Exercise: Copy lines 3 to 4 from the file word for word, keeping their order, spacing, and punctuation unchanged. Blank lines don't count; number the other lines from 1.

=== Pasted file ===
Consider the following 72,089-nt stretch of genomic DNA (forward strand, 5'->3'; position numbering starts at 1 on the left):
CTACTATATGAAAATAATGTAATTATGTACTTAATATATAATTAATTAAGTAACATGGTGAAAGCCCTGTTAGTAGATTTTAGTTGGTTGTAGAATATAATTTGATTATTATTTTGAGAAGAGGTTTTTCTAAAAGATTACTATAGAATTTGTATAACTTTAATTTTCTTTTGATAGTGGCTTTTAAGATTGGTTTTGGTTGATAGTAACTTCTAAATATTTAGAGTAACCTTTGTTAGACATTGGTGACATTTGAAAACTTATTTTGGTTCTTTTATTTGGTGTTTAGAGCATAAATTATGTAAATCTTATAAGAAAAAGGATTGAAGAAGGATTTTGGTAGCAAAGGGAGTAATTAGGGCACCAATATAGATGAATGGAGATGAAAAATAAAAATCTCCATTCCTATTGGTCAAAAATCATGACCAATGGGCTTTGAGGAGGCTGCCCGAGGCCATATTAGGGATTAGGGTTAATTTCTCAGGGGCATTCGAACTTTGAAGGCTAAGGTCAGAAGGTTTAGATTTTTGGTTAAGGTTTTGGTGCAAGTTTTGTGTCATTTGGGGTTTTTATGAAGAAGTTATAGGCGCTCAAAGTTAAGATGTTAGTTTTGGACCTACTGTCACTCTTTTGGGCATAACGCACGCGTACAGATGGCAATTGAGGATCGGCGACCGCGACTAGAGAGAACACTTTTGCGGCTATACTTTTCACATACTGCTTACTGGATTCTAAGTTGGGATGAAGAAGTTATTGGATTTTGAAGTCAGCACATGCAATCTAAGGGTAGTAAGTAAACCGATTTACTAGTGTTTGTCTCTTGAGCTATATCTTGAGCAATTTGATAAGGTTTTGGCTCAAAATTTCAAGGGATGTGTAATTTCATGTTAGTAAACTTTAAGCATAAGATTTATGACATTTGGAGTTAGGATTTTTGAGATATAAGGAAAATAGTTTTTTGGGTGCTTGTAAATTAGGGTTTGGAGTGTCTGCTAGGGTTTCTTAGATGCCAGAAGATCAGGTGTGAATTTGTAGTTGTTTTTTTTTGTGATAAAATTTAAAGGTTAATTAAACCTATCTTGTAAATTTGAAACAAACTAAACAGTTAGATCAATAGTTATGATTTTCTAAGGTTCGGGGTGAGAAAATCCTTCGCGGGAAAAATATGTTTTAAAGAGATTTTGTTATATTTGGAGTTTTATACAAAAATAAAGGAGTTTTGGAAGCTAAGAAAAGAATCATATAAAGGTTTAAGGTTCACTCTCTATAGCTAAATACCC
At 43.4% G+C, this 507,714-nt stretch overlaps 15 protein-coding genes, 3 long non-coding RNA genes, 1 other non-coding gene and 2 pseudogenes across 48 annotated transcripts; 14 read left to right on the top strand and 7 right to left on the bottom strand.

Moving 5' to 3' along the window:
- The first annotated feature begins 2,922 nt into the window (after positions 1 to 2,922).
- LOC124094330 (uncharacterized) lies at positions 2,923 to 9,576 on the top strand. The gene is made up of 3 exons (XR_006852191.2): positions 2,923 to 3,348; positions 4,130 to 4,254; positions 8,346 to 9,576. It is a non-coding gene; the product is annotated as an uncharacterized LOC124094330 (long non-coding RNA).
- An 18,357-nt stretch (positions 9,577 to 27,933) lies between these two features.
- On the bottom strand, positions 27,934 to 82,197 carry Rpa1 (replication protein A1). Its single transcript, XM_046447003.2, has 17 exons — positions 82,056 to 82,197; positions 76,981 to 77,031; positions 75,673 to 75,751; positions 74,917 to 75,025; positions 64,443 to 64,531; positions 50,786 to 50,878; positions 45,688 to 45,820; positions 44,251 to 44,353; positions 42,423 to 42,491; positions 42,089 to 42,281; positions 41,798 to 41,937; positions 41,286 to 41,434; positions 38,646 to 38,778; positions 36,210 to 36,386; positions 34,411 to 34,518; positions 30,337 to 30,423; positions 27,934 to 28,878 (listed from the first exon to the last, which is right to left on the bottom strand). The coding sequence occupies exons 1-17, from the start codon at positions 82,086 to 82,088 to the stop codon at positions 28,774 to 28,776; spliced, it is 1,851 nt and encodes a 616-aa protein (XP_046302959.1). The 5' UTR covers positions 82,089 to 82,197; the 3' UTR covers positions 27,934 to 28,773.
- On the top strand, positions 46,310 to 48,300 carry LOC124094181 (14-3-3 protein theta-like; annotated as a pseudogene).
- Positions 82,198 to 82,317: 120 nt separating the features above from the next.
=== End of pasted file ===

At 43.4% G+C, this 507,714-nt stretch overlaps 15 protein-coding genes, 3 long non-coding RNA genes, 1 other non-coding gene and 2 pseudogenes across 48 annotated transcripts; 14 read left to right on the top strand and 7 right to left on the bottom strand.

Moving 5' to 3' along the window: